He expressed his hope that community transmissions can be stopped and the life can return to normal, and wondered, like many, whether the restrictions will be extended beyond the current 15-day period.
Streets and beaches in Da Nang are now deserted, in direct opposition to their usual liveliness as one of the most famous and popular tourist spots in Vietnam, he added.
“I can clearly sense we are engaged in a serious battle,” he said.
“I’m also swamped with and am sometimes confused by rumours and fake news. I have to triple-check everything I hear or read.”
Empty beaches are seen in Da Nang, in direct opposition to their usual liveliness as one of the most famous and popular tourist spots in Vietnam (Photo: VNA)
Adapting to the situation
Chinh has gradually learned to adapt to the new circumstances, when the daily life is affected and close contact with others restricted.
“I am working online and keeping in touch with everyone,” he said. “My friends and I are checking up on each other more often these days.”
At this time of hardship, people can still feel each other’s warmth even though they can’t be close physically.
It’s reassuring that the Government and Da Nang authorities have shown great determination to wipe out COVID-19 hotspots. The city is sparing no effort in battling the spread of the pandemic and enhancing contact tracing efforts, he said.
Meanwhile, local people are indeed observing social distancing measures and offering support to those on the frontlines, including health workers and those guarding places under lockdown, who carry on their duty despite rain and scorching sun.
“Everyone has a role to play in the fight,” Chinh said.
People in Da Nang present aid packages to support those on the frontlines (Photo: VNA)
With a concerted effort, he believed the number of infections in the community will soon be reduced and the situation in his beloved hometown will be brought under control.
Longing to be home
After finishing her master’s programme in Australia, Nguyen Huyen Anh landed herself a position at a four-star hotel in Sydney, where she worked as a duty manager until just a few months ago.
The 26-year-old girl had already planned her return to Vietnam before her post-graduate visa expired in August, but everything was turned upside down by the cessation of international flights.
As she has now been stood down from her job, Anh, who is considered a full-time employee, nonetheless receives no salary, she said during a video call interview.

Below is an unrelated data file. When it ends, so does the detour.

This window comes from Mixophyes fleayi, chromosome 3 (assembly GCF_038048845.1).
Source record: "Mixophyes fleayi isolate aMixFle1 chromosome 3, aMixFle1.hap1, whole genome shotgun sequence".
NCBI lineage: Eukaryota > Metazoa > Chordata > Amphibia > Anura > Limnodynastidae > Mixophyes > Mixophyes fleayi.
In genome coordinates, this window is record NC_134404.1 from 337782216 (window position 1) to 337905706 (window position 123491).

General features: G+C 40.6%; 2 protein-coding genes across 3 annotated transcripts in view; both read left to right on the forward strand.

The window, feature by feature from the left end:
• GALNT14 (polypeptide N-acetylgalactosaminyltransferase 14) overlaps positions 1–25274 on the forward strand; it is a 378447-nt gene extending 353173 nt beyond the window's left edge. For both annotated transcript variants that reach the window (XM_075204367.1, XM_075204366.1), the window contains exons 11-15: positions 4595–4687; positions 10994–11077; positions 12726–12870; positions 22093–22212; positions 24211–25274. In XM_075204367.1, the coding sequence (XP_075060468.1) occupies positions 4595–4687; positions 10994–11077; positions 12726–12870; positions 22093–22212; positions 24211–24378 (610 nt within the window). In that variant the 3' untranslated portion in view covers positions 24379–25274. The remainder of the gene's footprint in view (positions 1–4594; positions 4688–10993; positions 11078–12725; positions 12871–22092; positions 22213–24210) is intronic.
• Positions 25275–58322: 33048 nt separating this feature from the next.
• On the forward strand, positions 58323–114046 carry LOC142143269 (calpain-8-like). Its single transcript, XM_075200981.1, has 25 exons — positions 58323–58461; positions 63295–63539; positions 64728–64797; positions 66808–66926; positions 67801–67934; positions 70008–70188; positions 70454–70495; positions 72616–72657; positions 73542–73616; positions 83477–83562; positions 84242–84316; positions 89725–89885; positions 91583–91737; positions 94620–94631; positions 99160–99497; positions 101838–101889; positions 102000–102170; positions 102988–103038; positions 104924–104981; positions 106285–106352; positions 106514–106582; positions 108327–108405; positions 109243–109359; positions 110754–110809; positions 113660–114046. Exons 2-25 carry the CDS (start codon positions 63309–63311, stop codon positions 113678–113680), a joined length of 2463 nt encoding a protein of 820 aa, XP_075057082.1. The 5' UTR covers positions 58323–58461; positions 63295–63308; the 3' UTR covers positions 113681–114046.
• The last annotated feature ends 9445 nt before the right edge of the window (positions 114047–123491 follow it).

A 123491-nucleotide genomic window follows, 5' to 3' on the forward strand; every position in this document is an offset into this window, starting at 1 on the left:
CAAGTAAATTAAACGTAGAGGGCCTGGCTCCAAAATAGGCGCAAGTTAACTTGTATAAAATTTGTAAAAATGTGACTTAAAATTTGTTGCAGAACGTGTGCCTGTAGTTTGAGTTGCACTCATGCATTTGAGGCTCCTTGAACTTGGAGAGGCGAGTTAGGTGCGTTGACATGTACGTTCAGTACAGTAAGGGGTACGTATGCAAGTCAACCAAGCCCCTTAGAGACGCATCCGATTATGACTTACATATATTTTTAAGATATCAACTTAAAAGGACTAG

Apart from bonuses on public holidays, of which there are few in Australia from May to August, she has neither received sick leave, personal leave, nor assistance from the local government, as any help is solely for Australian nationals.
And she must still pay the rent and living costs, since only utility bills have been waived.
She has signed up for a repatriation flight but understands that the wait will be long. The number of registrations, on the website of the Vietnamese Embassy, now exceeds 2,000. One flight can only carry 300 passengers, as the embassy noted.
“Three flights from Australia have been arranged,” she said. “Meanwhile, the day my visa expires is drawing closer and my anxiety is growing.”
She has tried to contact the embassy many times, but when she finally gets through she’s merely told to keep waiting and apply for a “COVID-19 Pandemic Visa”.
This allows holders to remain in the country if they have no other visa options and are unable to depart due to COVID-19 travel restrictions. Applicants must demonstrate why they can’t meet the requirements for another visa, according to the Australian Department of Home Affairs.
The department does not state a processing time, however, Anh added.
“It’s unsettling to think that I’m a Vietnamese national holding a Vietnamese passport but can’t return to my own country no matter how much I wish to,” she lamented.
She is, though, slightly relieved that she is able to get by without being a burden on her family in Vietnam, as given she has been a legal taxpayer she can access her Australian superannuation tax-free.
Stay safe and be patient
With new community transmissions confirmed in Da Nang and elsewhere, Anh fears it will be harder for more repatriation flights to be arranged.
“I stay in touch with my family regularly, as they are my mental support when I’m haunted by negative thoughts and pressure,” she added.
As hospitality is one of the hardest-hit sectors by COVID-19, she is aware that her chances of finding a suitable job once returning home will be slim.
Vietnamese citizens conduct procedures to fly home at Sydney airport (Photo: VNA)
“Even so, I want to come home as soon as possible, and I’m sure Vietnam will promptly put the pandemic under control,” she said. “I hope there will be commercial flights open to Vietnamese soon.”
“I think to myself that my duty now is to stay safe and wait for when I am able to go home, so that I will not be a burden on my homeland or my family.”/.VNA
Nguyen Tra My
All member countries of the Association of Southeast Asian Nations (ASEAN) have recorded COVID-19 infections.
The US news website Politico has ranked Vietnam the best performer worldwide in the fight against COVID-19.